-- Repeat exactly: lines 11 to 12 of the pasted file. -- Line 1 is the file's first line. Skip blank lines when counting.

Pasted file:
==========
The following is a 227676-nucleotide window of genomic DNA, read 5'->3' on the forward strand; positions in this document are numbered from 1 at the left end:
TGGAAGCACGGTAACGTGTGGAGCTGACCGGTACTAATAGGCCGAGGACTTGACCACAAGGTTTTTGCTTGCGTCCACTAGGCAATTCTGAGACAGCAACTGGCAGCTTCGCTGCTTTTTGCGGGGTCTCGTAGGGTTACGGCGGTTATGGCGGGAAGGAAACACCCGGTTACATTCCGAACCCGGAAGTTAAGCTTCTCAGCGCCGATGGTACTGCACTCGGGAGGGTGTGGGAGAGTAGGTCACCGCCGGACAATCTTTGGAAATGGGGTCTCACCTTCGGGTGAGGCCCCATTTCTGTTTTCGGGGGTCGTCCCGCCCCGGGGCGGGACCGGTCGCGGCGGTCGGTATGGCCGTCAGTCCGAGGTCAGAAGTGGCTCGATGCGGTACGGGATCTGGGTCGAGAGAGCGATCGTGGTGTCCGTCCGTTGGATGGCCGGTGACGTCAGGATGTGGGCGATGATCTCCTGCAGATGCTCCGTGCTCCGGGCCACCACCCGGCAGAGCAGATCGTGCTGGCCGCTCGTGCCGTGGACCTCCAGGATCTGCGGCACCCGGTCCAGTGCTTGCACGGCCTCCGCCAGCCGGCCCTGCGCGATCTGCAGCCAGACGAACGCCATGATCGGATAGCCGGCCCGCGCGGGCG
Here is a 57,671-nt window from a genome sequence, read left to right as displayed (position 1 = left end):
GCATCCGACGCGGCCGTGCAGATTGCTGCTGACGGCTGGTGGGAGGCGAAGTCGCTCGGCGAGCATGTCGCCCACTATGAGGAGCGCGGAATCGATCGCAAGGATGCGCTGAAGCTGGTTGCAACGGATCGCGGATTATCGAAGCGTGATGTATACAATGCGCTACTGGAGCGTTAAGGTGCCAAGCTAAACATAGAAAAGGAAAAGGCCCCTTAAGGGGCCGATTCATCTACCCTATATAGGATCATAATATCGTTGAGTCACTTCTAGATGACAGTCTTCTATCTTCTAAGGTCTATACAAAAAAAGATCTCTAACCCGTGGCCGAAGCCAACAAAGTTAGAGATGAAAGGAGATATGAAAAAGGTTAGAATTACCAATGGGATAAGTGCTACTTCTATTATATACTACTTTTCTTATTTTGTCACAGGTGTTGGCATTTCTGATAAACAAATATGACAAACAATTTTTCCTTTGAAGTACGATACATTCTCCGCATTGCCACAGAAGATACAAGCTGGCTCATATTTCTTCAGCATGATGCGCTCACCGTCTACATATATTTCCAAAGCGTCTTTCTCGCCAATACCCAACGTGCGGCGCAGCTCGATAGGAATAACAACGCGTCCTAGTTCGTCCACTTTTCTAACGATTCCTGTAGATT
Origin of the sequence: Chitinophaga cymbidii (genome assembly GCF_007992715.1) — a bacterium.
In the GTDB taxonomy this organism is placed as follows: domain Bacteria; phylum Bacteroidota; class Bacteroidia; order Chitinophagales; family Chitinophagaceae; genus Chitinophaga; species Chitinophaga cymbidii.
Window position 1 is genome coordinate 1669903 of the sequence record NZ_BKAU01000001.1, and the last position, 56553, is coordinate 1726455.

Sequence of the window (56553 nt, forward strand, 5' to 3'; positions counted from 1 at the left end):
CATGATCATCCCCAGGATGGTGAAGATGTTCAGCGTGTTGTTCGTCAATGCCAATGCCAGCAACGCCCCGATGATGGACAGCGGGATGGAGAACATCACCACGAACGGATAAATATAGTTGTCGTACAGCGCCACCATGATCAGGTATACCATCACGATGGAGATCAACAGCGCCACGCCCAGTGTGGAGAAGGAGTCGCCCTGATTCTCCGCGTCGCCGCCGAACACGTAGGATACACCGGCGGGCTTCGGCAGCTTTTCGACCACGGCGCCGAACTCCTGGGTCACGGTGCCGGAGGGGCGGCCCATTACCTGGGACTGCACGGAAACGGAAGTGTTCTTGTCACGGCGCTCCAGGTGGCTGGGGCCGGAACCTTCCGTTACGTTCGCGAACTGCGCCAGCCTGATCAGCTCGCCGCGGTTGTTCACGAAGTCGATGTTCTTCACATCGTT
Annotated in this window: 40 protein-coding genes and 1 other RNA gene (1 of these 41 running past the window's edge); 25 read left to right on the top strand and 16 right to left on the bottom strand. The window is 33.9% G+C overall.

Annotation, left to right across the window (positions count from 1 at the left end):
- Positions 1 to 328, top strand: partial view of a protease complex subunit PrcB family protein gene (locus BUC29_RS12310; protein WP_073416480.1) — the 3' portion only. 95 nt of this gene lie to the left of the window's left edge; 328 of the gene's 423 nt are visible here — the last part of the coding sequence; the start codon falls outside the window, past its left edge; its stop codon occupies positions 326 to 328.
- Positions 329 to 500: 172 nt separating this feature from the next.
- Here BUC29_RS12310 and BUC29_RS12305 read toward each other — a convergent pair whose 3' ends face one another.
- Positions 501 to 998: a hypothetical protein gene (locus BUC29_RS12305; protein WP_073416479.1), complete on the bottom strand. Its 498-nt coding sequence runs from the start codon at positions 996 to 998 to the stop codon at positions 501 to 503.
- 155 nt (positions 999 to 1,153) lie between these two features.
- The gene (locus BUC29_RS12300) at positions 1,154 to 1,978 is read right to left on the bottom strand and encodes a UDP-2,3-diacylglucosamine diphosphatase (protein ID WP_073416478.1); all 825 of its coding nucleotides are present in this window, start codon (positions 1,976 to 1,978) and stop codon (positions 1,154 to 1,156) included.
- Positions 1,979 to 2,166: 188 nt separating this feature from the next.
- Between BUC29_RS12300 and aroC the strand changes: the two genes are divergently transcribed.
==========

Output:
Annotation, left to right across the window (positions count from 1 at the left end):
- Positions 1 to 328, top strand: partial view of a protease complex subunit PrcB family protein gene (locus BUC29_RS12310; protein WP_073416480.1) — the 3' portion only. 95 nt of this gene lie to the left of the window's left edge; 328 of the gene's 423 nt are visible here — the last part of the coding sequence; the start codon falls outside the window, past its left edge; its stop codon occupies positions 326 to 328.